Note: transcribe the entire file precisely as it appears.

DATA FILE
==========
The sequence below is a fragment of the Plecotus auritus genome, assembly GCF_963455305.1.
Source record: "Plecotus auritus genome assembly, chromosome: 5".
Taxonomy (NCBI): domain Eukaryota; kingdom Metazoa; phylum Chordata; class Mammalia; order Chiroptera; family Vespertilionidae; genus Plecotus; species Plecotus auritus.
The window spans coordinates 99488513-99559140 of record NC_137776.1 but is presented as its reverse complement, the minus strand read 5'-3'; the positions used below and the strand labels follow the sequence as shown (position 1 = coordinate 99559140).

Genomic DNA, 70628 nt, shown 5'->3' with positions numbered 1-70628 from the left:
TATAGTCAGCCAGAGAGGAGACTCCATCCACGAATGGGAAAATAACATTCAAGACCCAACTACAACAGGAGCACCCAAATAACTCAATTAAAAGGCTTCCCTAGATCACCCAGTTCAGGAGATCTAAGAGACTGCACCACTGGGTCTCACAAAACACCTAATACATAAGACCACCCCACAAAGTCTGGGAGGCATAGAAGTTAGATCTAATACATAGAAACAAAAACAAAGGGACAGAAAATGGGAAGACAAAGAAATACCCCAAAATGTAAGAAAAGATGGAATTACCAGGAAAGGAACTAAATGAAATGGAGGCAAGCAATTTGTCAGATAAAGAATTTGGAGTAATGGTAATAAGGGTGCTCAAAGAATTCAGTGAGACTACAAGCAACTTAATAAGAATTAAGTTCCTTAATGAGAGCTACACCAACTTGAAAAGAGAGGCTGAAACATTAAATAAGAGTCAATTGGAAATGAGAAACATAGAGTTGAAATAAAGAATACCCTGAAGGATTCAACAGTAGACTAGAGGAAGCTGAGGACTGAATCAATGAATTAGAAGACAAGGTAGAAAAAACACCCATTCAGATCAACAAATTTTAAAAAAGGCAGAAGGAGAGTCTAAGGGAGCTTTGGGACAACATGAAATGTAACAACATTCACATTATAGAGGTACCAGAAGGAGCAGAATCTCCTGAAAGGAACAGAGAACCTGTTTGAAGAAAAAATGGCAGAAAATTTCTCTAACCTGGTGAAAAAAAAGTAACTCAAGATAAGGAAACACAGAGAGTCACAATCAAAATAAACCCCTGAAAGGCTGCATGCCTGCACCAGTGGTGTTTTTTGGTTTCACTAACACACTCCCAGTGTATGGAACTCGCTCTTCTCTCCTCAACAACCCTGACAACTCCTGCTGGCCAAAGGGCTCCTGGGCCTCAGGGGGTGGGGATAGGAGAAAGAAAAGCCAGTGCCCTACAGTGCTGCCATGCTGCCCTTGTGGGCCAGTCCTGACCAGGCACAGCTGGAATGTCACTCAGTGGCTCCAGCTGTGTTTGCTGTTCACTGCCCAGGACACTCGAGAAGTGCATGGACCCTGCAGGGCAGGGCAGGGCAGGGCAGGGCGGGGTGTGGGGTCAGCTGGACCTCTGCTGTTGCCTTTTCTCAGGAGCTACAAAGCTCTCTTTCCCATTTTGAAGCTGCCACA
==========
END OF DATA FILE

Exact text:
The sequence below is a fragment of the Plecotus auritus genome, assembly GCF_963455305.1.
Source record: "Plecotus auritus genome assembly, chromosome: 5".
Taxonomy (NCBI): domain Eukaryota; kingdom Metazoa; phylum Chordata; class Mammalia; order Chiroptera; family Vespertilionidae; genus Plecotus; species Plecotus auritus.
The window spans coordinates 99488513-99559140 of record NC_137776.1 but is presented as its reverse complement, the minus strand read 5'-3'; the positions used below and the strand labels follow the sequence as shown (position 1 = coordinate 99559140).

Genomic DNA, 70628 nt, shown 5'->3' with positions numbered 1-70628 from the left:
TATAGTCAGCCAGAGAGGAGACTCCATCCACGAATGGGAAAATAACATTCAAGACCCAACTACAACAGGAGCACCCAAATAACTCAATTAAAAGGCTTCCCTAGATCACCCAGTTCAGGAGATCTAAGAGACTGCACCACTGGGTCTCACAAAACACCTAATACATAAGACCACCCCACAAAGTCTGGGAGGCATAGAAGTTAGATCTAATACATAGAAACAAAAACAAAGGGACAGAAAATGGGAAGACAAAGAAATACCCCAAAATGTAAGAAAAGATGGAATTACCAGGAAAGGAACTAAATGAAATGGAGGCAAGCAATTTGTCAGATAAAGAATTTGGAGTAATGGTAATAAGGGTGCTCAAAGAATTCAGTGAGACTACAAGCAACTTAATAAGAATTAAGTTCCTTAATGAGAGCTACACCAACTTGAAAAGAGAGGCTGAAACATTAAATAAGAGTCAATTGGAAATGAGAAACATAGAGTTGAAATAAAGAATACCCTGAAGGATTCAACAGTAGACTAGAGGAAGCTGAGGACTGAATCAATGAATTAGAAGACAAGGTAGAAAAAACACCCATTCAGATCAACAAATTTTAAAAAAGGCAGAAGGAGAGTCTAAGGGAGCTTTGGGACAACATGAAATGTAACAACATTCACATTATAGAGGTACCAGAAGGAGCAGAATCTCCTGAAAGGAACAGAGAACCTGTTTGAAGAAAAAATGGCAGAAAATTTCTCTAACCTGGTGAAAAAAAAGTAACTCAAGATAAGGAAACACAGAGAGTCACAATCAAAATAAACCCCTGAAAGGCTGCATGCCTGCACCAGTGGTGTTTTTTGGTTTCACTAACACACTCCCAGTGTATGGAACTCGCTCTTCTCTCCTCAACAACCCTGACAACTCCTGCTGGCCAAAGGGCTCCTGGGCCTCAGGGGGTGGGGATAGGAGAAAGAAAAGCCAGTGCCCTACAGTGCTGCCATGCTGCCCTTGTGGGCCAGTCCTGACCAGGCACAGCTGGAATGTCACTCAGTGGCTCCAGCTGTGTTTGCTGTTCACTGCCCAGGACACTCGAGAAGTGCATGGACCCTGCAGGGCAGGGCAGGGCAGGGCAGGGCGGGGTGTGGGGTCAGCTGGACCTCTGCTGTTGCCTTTTCTCAGGAGCTACAAAGCTCTCTTTCCCATTTTGAAGCTGCCACA